French Open Chief "Sorry And Sad" Over Naomi Osaka Withdrawal
French tennis federation president Gilles Moretton admitted Monday he "was sorry and sad" that Naomi Osaka had decided to withdraw from Roland Garros.
- French tennis federation president admitted Monday he "was sorry and sad"
- Naomi Osaka decided to withdraw from Roland Garros
- Osaka was fined $15,000 on Sunday and threatened with disqualification
French tennis federation president Gilles Moretton admitted Monday he "was sorry and sad" that Naomi Osaka had decided to withdraw from Roland Garros. "We are sorry and sad for Naomi Osaka. The outcome of Naomi withdrawing from Roland Garros is unfortunate," said Moretton. The 23-year-old Japanese star was fined $15,000 on Sunday and threatened with disqualification after she refused to carry out a mandatory news conference following her first round win. Osaka said she had decided against taking part in any media activity to safeguard her mental health.
Moretton had said on the eve of the tournament that Osaka's decision not to attend mandatory press conferences was a "phenomenal error".
"We wish her the best and the quickest possible recovery," Moretton added as he read out a prepared statement without taking questions.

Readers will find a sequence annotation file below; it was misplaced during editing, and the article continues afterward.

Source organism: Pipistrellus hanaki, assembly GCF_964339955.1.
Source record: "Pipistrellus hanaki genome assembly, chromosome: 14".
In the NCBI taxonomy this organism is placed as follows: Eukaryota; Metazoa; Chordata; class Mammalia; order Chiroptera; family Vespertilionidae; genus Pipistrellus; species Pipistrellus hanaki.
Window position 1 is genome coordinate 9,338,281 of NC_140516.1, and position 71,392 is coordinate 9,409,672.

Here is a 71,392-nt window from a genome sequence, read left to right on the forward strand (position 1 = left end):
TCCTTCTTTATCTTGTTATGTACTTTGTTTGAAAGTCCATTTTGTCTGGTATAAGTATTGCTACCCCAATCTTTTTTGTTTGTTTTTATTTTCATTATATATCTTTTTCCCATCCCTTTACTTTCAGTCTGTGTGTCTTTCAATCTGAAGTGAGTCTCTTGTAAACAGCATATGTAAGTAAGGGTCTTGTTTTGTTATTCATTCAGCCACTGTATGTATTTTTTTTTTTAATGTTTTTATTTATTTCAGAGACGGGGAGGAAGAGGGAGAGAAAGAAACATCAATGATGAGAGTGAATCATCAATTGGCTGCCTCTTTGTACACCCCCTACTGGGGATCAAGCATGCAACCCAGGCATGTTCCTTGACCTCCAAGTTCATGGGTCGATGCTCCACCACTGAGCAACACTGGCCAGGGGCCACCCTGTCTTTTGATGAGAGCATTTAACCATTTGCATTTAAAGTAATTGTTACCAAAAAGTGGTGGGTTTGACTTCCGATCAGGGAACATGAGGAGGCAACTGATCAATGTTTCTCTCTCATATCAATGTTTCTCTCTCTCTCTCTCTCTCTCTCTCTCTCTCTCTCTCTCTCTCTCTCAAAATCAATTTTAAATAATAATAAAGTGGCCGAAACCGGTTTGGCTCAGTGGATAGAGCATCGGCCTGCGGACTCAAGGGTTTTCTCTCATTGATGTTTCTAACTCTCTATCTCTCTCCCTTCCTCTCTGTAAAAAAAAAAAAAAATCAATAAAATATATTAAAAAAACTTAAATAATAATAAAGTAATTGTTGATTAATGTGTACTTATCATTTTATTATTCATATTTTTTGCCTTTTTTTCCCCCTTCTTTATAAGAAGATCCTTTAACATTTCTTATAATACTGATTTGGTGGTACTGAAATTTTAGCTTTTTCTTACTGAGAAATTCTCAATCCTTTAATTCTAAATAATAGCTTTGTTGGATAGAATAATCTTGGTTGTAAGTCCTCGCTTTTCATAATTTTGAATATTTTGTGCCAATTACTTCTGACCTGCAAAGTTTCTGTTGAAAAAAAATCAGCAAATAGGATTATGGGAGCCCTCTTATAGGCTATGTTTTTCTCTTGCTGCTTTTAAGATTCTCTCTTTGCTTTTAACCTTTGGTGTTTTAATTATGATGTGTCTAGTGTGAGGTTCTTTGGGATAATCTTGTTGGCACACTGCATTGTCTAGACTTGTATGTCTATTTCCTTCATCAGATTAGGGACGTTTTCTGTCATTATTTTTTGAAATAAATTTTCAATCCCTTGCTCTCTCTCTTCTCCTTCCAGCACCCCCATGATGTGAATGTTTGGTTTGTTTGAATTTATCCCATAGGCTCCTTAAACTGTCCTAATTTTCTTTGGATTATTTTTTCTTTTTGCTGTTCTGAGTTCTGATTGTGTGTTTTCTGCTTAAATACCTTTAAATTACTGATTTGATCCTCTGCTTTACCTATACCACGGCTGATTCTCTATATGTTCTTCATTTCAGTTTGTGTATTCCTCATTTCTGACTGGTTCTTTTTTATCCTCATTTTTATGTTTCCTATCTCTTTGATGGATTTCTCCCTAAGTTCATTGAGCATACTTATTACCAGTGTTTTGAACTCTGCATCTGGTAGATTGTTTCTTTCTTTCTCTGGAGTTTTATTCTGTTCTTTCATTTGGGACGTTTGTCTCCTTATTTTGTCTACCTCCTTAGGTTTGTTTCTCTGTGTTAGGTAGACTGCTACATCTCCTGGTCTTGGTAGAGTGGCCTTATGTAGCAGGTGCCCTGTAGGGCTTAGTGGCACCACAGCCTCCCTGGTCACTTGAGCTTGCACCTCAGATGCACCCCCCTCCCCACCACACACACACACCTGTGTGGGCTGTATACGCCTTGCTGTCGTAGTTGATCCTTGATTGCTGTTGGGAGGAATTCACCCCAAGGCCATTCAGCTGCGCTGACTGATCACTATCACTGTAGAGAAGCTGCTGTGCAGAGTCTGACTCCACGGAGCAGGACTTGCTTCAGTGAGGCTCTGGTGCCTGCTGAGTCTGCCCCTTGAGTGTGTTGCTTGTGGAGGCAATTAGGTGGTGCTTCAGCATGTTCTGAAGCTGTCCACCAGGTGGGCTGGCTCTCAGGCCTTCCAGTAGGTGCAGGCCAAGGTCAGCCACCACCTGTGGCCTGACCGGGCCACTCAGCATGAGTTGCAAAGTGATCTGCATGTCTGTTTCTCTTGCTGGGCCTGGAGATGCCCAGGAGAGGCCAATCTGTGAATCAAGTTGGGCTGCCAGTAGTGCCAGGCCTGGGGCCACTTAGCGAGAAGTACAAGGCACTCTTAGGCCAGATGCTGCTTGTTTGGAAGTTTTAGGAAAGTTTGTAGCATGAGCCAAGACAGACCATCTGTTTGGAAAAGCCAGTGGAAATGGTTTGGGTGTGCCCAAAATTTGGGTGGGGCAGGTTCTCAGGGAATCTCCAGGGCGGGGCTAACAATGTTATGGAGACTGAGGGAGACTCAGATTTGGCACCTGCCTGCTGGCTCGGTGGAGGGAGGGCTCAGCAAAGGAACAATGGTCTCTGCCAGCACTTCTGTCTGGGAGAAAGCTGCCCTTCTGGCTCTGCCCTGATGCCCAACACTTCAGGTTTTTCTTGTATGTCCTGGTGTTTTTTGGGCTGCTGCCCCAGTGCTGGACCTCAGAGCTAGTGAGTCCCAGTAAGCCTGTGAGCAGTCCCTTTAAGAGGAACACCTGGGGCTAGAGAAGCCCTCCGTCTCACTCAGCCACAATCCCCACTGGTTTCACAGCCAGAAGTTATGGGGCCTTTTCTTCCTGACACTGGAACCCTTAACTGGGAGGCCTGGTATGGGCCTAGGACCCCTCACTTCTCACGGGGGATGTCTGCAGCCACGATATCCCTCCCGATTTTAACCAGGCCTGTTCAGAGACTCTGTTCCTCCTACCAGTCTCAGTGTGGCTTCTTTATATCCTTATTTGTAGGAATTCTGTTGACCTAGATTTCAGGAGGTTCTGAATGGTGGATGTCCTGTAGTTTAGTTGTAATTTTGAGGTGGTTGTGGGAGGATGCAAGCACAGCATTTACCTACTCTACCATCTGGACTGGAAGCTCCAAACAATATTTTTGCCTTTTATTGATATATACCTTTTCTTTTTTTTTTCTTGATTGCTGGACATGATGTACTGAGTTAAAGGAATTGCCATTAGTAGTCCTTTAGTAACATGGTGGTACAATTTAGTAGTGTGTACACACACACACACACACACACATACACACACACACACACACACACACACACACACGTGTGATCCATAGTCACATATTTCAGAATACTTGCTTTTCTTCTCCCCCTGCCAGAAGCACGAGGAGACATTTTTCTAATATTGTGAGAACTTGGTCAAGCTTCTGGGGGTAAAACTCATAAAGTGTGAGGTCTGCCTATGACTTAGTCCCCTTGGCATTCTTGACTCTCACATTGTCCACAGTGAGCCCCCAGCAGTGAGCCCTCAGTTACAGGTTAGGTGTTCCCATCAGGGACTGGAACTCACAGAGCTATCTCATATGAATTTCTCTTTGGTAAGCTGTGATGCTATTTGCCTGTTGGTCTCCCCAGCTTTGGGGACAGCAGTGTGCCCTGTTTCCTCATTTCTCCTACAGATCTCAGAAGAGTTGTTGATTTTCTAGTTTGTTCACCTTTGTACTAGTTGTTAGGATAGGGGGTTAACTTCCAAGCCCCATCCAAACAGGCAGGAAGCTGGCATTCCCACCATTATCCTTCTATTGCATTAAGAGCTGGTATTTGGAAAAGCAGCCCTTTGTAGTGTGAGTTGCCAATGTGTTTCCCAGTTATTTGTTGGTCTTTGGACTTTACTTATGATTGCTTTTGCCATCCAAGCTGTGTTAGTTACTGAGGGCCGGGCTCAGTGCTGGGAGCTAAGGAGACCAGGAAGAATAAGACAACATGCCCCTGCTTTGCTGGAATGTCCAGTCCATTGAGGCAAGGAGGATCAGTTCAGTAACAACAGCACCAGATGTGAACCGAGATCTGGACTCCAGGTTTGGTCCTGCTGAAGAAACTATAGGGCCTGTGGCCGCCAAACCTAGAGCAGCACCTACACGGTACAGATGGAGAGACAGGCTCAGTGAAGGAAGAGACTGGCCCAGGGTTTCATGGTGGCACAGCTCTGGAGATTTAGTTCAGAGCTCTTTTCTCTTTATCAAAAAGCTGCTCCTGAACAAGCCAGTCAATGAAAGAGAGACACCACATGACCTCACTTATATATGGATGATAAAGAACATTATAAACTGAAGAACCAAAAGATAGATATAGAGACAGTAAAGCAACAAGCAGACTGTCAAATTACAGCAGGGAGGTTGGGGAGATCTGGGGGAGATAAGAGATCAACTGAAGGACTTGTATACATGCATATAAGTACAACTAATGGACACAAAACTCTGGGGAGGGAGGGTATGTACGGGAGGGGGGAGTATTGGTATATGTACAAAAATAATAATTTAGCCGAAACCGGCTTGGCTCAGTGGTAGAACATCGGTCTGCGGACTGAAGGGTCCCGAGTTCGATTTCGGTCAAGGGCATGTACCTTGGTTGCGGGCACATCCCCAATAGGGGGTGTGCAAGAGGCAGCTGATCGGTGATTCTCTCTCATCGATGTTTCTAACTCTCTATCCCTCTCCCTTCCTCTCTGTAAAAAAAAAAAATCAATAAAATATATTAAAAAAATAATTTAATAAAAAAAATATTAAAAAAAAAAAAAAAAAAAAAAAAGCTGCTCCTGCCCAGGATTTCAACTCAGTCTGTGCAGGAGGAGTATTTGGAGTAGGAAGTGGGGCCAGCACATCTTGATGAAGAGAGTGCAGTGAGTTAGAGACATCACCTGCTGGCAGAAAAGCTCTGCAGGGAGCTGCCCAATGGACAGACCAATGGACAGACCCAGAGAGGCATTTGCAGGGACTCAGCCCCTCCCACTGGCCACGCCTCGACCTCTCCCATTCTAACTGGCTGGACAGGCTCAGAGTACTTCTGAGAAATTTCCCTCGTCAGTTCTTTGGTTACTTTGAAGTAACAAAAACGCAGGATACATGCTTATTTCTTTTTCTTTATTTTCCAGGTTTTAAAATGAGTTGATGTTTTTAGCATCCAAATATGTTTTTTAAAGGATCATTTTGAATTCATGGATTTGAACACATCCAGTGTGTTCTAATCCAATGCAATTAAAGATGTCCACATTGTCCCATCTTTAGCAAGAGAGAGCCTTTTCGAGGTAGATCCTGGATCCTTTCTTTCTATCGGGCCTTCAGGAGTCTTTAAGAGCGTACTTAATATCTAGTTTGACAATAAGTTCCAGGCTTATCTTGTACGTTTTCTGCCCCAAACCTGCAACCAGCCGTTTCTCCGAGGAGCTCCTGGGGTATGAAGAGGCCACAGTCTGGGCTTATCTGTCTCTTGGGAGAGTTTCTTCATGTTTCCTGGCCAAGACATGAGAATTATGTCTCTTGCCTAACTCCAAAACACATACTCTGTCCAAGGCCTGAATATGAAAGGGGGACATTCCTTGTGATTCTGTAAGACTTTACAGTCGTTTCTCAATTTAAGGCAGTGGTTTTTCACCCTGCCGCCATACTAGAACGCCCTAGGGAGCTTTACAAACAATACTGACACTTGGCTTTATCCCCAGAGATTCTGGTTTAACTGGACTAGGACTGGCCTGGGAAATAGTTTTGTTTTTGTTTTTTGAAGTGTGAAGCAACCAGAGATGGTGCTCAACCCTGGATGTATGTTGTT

"We look forward to having Naomi in our tournament next year.
"As all the Grand Slams, the WTA, the ATP, and the ITF, we remain very committed to all athletes' well-being and to continually improving every aspect of players' experience in our tournament, including with the media, like we have always strived to do."
Osaka had revealed that she has been suffering long periods of depression and said she was going to take a break from the sport.
"The best thing for the tournament, the other players and my well-being is that I withdraw so that everyone can get back to focusing on the tennis going on in Paris," said the 23-year-old Japanese star, a four-time Grand Slam title winner.
She claimed on the eve of Roland Garros that such post-match inquests were akin to "kicking people when they are down" and that they had a detrimental effect on her mental health.
"I never wanted to be a distraction and I accept that my timing was not ideal and my message could have been clearer.
"The truth is I have suffered bouts of depression since the US Open in 2018 and I have had a really hard time coping with that.
"In Paris, I was already feeling vulnerable and anxious so I thought it was better to exercise self-care and skip the press conferences."